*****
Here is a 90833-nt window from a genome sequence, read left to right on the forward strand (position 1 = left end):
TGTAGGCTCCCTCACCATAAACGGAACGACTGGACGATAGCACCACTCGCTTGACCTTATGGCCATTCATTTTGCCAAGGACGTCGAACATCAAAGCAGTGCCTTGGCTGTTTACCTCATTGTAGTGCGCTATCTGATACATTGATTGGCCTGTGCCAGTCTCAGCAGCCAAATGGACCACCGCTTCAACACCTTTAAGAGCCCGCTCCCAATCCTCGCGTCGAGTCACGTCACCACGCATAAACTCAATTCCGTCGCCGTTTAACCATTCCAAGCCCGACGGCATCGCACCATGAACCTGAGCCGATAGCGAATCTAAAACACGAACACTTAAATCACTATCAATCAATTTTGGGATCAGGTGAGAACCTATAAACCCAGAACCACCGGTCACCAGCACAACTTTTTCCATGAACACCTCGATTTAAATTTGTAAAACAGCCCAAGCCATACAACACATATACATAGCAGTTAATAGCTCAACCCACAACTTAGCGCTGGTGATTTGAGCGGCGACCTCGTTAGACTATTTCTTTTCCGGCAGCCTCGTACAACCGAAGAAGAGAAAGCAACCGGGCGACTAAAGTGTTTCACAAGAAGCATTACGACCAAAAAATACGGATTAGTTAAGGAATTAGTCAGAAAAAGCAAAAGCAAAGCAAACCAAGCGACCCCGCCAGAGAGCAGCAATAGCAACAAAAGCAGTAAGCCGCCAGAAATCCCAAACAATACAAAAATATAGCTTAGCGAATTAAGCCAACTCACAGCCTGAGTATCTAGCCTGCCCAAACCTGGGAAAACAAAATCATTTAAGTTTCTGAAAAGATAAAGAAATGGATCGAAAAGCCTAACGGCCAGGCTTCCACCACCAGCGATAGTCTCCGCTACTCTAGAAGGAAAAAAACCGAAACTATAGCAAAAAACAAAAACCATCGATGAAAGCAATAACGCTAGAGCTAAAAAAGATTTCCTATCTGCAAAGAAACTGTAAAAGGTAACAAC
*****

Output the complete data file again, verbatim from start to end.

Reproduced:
Here is a 90833-nt window from a genome sequence, read left to right on the forward strand (position 1 = left end):
TGTAGGCTCCCTCACCATAAACGGAACGACTGGACGATAGCACCACTCGCTTGACCTTATGGCCATTCATTTTGCCAAGGACGTCGAACATCAAAGCAGTGCCTTGGCTGTTTACCTCATTGTAGTGCGCTATCTGATACATTGATTGGCCTGTGCCAGTCTCAGCAGCCAAATGGACCACCGCTTCAACACCTTTAAGAGCCCGCTCCCAATCCTCGCGTCGAGTCACGTCACCACGCATAAACTCAATTCCGTCGCCGTTTAACCATTCCAAGCCCGACGGCATCGCACCATGAACCTGAGCCGATAGCGAATCTAAAACACGAACACTTAAATCACTATCAATCAATTTTGGGATCAGGTGAGAACCTATAAACCCAGAACCACCGGTCACCAGCACAACTTTTTCCATGAACACCTCGATTTAAATTTGTAAAACAGCCCAAGCCATACAACACATATACATAGCAGTTAATAGCTCAACCCACAACTTAGCGCTGGTGATTTGAGCGGCGACCTCGTTAGACTATTTCTTTTCCGGCAGCCTCGTACAACCGAAGAAGAGAAAGCAACCGGGCGACTAAAGTGTTTCACAAGAAGCATTACGACCAAAAAATACGGATTAGTTAAGGAATTAGTCAGAAAAAGCAAAAGCAAAGCAAACCAAGCGACCCCGCCAGAGAGCAGCAATAGCAACAAAAGCAGTAAGCCGCCAGAAATCCCAAACAATACAAAAATATAGCTTAGCGAATTAAGCCAACTCACAGCCTGAGTATCTAGCCTGCCCAAACCTGGGAAAACAAAATCATTTAAGTTTCTGAAAAGATAAAGAAATGGATCGAAAAGCCTAACGGCCAGGCTTCCACCACCAGCGATAGTCTCCGCTACTCTAGAAGGAAAAAAACCGAAACTATAGCAAAAAACAAAAACCATCGATGAAAGCAATAACGCTAGAGCTAAAAAAGATTTCCTATCTGCAAAGAAACTGTAAAAGGTAACAAC